Hydrogen and wind for the vessels of the future – significant EU funding for the University of Vaasa for low-carbon shipping research
The International Maritime Organization (IMO) has set a goal of halving greenhouse gas emissions from shipping by 2050. The CHEK project aims to reduce shipping emissions by bringing low-carbon energy forms and various technologies such as hydrogen, wind power, electric batteries, heat recovery, air lubrication and new anti-fouling technology to vessels, as well as developing the way vessels are designed and operated.
The results will be tested on two vessels, the Cargill bulk carrier, which will use wind energy by utilising a sail, and an MSC Cruises passenger ship, which will be equipped with a hydrogen-powered ship engine to be designed in the project. The use and symbiosis of new innovative technologies can reduce 99% of greenhouse gas emissions, achieve energy savings of up to 50% and reduce black carbon emissions by more than 95%.
– No current or emerging "silver bullet" technology alone will be able to reduce CO2 emissions from maritime transport in accordance with the IMO's ambitious 2050 goals. The shipping of the future must combine emerging technologies into a systemically symbiotic entity, says CHEK project coordinator, Doctor Suvi Karirinne, who heads VEBIC, University of Vaasa's energy and sustainability research platform.
Novel technologies will not just be stacked onto vessels, but the project will also develop the Future-Proof Vessel (FPV) Design Platform for the design of future low-carbon and energy-efficient ships. This new type of platform will provide the means to combine new technologies as favourably as possible so that they work in symbiosis with each other. At the same time, the design platform will also consider the different uses of vessels.
With the new vessel design method, the results of the two test vessels in the project can also be applied to other vessel types such as tankers, container ships, general cargo ships and ferries. The project will also undertake to prepare future scenarios and an analysis of factors affecting the development potential of low-carbon shipping, such as current infrastructure.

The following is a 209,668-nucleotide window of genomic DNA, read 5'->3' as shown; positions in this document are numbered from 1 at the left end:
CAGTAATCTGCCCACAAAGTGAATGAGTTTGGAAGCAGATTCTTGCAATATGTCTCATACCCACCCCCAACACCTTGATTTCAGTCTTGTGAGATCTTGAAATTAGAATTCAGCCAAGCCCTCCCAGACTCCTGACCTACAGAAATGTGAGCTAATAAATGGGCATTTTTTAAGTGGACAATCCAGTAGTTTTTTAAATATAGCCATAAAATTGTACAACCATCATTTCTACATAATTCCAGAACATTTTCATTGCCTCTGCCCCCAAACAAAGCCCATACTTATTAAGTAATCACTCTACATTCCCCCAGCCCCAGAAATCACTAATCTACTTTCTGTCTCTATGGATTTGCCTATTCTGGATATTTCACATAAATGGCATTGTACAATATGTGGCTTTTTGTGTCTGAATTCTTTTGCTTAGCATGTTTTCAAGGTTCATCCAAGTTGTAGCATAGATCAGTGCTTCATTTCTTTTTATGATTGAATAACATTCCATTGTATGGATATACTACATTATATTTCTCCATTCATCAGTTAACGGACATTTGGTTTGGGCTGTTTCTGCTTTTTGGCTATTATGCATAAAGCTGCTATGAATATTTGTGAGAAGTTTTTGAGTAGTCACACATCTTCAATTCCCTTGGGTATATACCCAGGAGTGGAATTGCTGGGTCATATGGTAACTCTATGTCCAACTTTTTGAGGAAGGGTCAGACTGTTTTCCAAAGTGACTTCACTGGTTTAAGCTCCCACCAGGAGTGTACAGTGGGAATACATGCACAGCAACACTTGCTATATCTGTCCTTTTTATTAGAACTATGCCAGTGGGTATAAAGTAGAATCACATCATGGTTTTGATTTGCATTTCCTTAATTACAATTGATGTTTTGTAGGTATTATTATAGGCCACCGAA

Innovative solutions through a diverse consortium
The multidisciplinary consortium of the three-year CHEK project, which starts next spring, will provide an opportunity to develop and research highly innovative solutions that improve the energy efficiency of ships and reduce CO2 emissions. The consortium includes two universities as well as shipping companies, a classification society, ship design, energy technology and other smaller technology companies.
– Researchers in energy technology at the University of Vaasa will participate in the development of the hydrogen-powered ship engine and its fuel system. The intention is to build a full-scale hydrogen engine prototype, which will be tested in Vaasa. The fuel system to be developed will also enable the use of hydrogen in VEBIC's combustion engine laboratory. The system will be designed so that it also serves fuel cells if necessary and allows the use of other gases, says Seppo Niemi, Professor of Energy Technology at the University of Vaasa.
The university will also be involved in the design of the low-carbon, energy-efficient vessel entity of the future, as well as in the development of design methods and energy production technologies.
– CHEK represents another significant step on Wärtsilä’s journey to help decarbonise the marine industry. In this collaborative project, we will develop and test some of the technologies, which are key to achieve this goal. Inside Wärtsilä we will focus on hydrogen engine and gate rudder development, power system optimization and system integration with supporting technologies like wind power, hull air lubrication and a novel rudder system that combines enhanced manoeuvrability and high efficiency, says Jonas Åkerman, Director of Research and Technology Development, Wärtsilä Marine.
According to Åkerman, it is extremely advantageous for Wärtsilä to work together with the CHEK partners.
– We will certainly benefit from the diverse knowledge and skills that the various partners will bring to the project. We especially want to mention the central role of the University of Vaasa who, as one of the initial partners in our Smart Partner Campus, has taken on a coordinating role in the project to ensure it will proceed smoothly.
"Hydrogen is an alternative fuel of the future"
Suvi Karirinne, the project coordinator, says that the CHEK project will increase the impact of energy transition research at the University of Vaasa and its VEBIC research platform by focusing on research on alternative fuels and their engine use.
– Hydrogen is an alternative fuel of the future. This will allow us to study and promote the reduction of greenhouse gases in heavy transport and shipping and to combat climate change, Karirinne says.
This large EU project will also develop VEBIC's expertise in leading and managing large research projects. The hydrogen engine-related infrastructure will complement VEBIC’s existing research infrastructure with laboratories for fuels, combustion engines and smart grids. In the future, VEBIC's combustion engine laboratory will have the opportunity to study gaseous fuels more extensively, as the infrastructure for the use and research of biogas will be completed in the spring. The completion of the research infrastructure for gaseous fuels will also enable the development of research on the integration of different energy vectors and networks at the University of Vaasa.
CHEK Project coordinator, Director Suvi Karirinne, VEBIC, University of Vaasa, tel. +358 29 449 8284, firstname.lastname@example.org
Professor of Energy Technology Seppo Niemi, University of Vaasa, tel. +358 29 449 8304, email@example.com